I wanted to share with y'all a few chapters of my next novel, "Surviving the Game - On Tray Ball!!!" I'm almost done with it. Slating a Summer release. I'm working on that while also writing the movie script for the "Blinded by the Lights" trilogy series along with taking college classes. Covid can interrupt my program but it won't stop the grind!
Before I go, I want to say Tray Ball in peace to my homie Kenny "Fu Fu" Williams. An original Tray Ball gone too soon… I'm a miss you Cuz but you live'll forever in this book like Big Doc, Stez O, Killa, Lil Relly, Ken, Parish and Ikey Boy.
I sit in the cell on quarantine, mad, frustrated, confused, scared, and fearful as fuck. Along with other brothers in the struggle here at Ironwood State prison, I have been on modified programming for about a year now. I have limited access to the yard, the room, Chapel, school, programs, vocational, and contact visits. For the latter part of the last year, I've been confining by myself. They even bring the food trays to the building, so we don't go to the chow hall. That's how restrained I've been. An outbreak occurred months ago in another yard. It was an "awe shit" moment but nothing to worry about because it was isolated. They locked us down and tested everybody. A negative result. Another situation happened on another yard weeks ago backspace after. They locked us down and tested everybody—a negative result.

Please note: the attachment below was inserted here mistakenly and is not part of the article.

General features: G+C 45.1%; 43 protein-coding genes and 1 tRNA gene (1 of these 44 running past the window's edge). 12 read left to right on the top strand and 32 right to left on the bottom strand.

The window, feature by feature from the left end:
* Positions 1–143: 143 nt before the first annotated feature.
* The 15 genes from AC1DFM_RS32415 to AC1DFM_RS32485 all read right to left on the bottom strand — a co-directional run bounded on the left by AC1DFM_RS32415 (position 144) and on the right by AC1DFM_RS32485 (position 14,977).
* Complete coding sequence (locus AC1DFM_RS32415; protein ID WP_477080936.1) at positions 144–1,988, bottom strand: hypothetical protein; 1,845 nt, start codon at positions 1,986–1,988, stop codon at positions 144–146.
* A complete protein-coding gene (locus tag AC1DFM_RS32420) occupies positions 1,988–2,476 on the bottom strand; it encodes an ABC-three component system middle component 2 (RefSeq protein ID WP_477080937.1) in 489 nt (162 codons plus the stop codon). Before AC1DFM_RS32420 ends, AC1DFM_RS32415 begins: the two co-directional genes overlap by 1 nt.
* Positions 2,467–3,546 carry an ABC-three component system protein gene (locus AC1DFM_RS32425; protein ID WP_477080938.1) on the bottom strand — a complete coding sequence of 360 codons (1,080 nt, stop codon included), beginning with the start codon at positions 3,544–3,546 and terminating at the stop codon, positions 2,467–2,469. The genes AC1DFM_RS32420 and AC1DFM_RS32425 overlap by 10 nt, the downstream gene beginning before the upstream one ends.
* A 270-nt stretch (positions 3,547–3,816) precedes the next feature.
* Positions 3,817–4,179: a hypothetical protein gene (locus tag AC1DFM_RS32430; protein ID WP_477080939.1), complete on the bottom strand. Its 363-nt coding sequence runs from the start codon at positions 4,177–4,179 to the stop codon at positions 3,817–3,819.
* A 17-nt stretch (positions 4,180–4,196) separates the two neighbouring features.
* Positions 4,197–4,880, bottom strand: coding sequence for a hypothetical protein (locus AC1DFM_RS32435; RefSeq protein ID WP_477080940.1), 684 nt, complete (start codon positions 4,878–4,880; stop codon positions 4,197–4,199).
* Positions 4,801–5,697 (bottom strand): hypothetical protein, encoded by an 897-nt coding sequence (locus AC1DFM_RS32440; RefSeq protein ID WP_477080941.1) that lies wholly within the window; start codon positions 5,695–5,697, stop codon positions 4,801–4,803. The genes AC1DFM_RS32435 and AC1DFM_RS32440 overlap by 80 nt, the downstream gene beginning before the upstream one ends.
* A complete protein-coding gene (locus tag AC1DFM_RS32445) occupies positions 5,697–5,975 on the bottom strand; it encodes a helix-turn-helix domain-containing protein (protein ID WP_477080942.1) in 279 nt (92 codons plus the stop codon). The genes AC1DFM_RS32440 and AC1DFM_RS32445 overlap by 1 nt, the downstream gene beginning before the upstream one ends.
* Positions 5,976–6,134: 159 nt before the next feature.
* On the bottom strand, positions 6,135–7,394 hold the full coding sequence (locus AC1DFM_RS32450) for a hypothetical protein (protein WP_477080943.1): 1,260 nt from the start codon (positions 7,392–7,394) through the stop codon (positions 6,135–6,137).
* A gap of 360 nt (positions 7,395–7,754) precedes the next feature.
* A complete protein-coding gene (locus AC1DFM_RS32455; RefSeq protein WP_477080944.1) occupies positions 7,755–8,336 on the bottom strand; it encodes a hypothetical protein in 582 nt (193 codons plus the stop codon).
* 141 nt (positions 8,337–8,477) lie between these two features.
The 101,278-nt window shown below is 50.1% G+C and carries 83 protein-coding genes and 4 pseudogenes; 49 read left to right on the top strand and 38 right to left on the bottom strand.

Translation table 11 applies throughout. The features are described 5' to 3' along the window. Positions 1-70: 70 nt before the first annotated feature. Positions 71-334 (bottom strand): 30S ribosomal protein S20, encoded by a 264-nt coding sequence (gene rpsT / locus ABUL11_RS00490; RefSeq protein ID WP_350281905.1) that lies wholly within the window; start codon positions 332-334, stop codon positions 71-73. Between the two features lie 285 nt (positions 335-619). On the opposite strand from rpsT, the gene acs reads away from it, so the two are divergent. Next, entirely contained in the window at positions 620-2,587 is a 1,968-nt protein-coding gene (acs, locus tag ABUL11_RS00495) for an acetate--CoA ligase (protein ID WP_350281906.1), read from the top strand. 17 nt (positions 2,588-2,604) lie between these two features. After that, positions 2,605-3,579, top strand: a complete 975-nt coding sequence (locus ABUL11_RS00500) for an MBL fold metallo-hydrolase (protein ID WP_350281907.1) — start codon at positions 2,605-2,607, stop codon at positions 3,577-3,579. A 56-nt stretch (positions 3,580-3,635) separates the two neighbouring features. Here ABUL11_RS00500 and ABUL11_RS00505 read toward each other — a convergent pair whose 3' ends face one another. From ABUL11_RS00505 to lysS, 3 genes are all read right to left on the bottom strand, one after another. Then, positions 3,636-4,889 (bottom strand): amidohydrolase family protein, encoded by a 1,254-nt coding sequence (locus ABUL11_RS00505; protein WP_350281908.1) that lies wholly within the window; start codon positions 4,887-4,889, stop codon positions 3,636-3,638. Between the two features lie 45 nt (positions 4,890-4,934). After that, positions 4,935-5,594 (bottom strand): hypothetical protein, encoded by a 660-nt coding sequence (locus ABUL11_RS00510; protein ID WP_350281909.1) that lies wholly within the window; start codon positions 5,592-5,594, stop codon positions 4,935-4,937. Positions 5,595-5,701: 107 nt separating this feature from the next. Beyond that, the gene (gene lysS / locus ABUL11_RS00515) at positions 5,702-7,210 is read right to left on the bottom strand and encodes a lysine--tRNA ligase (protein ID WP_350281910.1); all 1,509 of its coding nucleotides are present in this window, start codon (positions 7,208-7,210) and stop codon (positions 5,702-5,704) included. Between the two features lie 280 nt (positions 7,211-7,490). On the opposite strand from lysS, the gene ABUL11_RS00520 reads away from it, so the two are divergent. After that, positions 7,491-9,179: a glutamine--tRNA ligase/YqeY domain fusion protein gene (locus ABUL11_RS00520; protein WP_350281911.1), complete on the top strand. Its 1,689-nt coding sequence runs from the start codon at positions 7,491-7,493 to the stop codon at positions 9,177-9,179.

Then the homie working in Canteen got sick in another building on my yard. They moved him and his celly off the yard. Then more started vanishing off the yard. On the daily, "inmate Twitter" was tripping about people getting sick. They locked us down and tested everybody. A negative result, again. That's when the unthinkable happened. They designated a building on my yard after already having facilities on the other yard for the infected to be the house for quarantine. Officers who usually worked our buildings would work there on one shift then would come work in our building on the next. Using the same gloves and mask they used around the contain contaminated.